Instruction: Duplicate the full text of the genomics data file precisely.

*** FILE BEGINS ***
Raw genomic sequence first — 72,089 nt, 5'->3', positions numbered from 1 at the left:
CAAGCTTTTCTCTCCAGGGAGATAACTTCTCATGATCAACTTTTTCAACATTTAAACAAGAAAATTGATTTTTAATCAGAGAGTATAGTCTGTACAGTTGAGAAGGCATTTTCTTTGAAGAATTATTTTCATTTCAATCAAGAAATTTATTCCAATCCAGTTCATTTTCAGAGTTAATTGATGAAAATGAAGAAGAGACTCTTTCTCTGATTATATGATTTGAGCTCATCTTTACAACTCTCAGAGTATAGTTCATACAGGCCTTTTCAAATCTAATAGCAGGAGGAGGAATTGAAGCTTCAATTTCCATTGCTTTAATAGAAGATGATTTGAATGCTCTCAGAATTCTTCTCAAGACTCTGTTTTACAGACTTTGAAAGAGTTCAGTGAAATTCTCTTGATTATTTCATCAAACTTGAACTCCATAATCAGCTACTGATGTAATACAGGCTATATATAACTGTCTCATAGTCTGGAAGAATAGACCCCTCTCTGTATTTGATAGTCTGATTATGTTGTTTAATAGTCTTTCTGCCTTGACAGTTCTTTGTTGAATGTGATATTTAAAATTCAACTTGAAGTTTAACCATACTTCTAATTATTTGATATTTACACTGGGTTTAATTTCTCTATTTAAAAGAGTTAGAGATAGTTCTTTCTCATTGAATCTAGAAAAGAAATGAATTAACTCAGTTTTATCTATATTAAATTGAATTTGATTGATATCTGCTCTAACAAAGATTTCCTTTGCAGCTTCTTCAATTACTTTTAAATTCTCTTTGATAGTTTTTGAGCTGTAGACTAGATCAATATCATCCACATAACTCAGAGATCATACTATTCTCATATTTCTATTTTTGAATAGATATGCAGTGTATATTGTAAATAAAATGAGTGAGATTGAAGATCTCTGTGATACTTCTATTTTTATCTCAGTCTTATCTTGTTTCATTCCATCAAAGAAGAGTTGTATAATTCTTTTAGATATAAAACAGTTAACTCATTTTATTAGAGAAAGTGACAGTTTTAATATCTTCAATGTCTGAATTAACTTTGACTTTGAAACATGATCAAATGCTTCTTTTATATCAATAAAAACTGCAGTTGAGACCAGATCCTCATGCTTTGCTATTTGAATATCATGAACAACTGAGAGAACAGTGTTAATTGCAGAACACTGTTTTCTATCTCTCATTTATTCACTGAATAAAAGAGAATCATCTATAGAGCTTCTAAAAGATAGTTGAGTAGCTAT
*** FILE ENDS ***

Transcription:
Raw genomic sequence first — 72,089 nt, 5'->3', positions numbered from 1 at the left:
CAAGCTTTTCTCTCCAGGGAGATAACTTCTCATGATCAACTTTTTCAACATTTAAACAAGAAAATTGATTTTTAATCAGAGAGTATAGTCTGTACAGTTGAGAAGGCATTTTCTTTGAAGAATTATTTTCATTTCAATCAAGAAATTTATTCCAATCCAGTTCATTTTCAGAGTTAATTGATGAAAATGAAGAAGAGACTCTTTCTCTGATTATATGATTTGAGCTCATCTTTACAACTCTCAGAGTATAGTTCATACAGGCCTTTTCAAATCTAATAGCAGGAGGAGGAATTGAAGCTTCAATTTCCATTGCTTTAATAGAAGATGATTTGAATGCTCTCAGAATTCTTCTCAAGACTCTGTTTTACAGACTTTGAAAGAGTTCAGTGAAATTCTCTTGATTATTTCATCAAACTTGAACTCCATAATCAGCTACTGATGTAATACAGGCTATATATAACTGTCTCATAGTCTGGAAGAATAGACCCCTCTCTGTATTTGATAGTCTGATTATGTTGTTTAATAGTCTTTCTGCCTTGACAGTTCTTTGTTGAATGTGATATTTAAAATTCAACTTGAAGTTTAACCATACTTCTAATTATTTGATATTTACACTGGGTTTAATTTCTCTATTTAAAAGAGTTAGAGATAGTTCTTTCTCATTGAATCTAGAAAAGAAATGAATTAACTCAGTTTTATCTATATTAAATTGAATTTGATTGATATCTGCTCTAACAAAGATTTCCTTTGCAGCTTCTTCAATTACTTTTAAATTCTCTTTGATAGTTTTTGAGCTGTAGACTAGATCAATATCATCCACATAACTCAGAGATCATACTATTCTCATATTTCTATTTTTGAATAGATATGCAGTGTATATTGTAAATAAAATGAGTGAGATTGAAGATCTCTGTGATACTTCTATTTTTATCTCAGTCTTATCTTGTTTCATTCCATCAAAGAAGAGTTGTATAATTCTTTTAGATATAAAACAGTTAACTCATTTTATTAGAGAAAGTGACAGTTTTAATATCTTCAATGTCTGAATTAACTTTGACTTTGAAACATGATCAAATGCTTCTTTTATATCAATAAAAACTGCAGTTGAGACCAGATCCTCATGCTTTGCTATTTGAATATCATGAACAACTGAGAGAACAGTGTTAATTGCAGAACACTGTTTTCTATCTCTCATTTATTCACTGAATAAAAGAGAATCATCTATAGAGCTTCTAAAAGATAGTTGAGTAGCTAT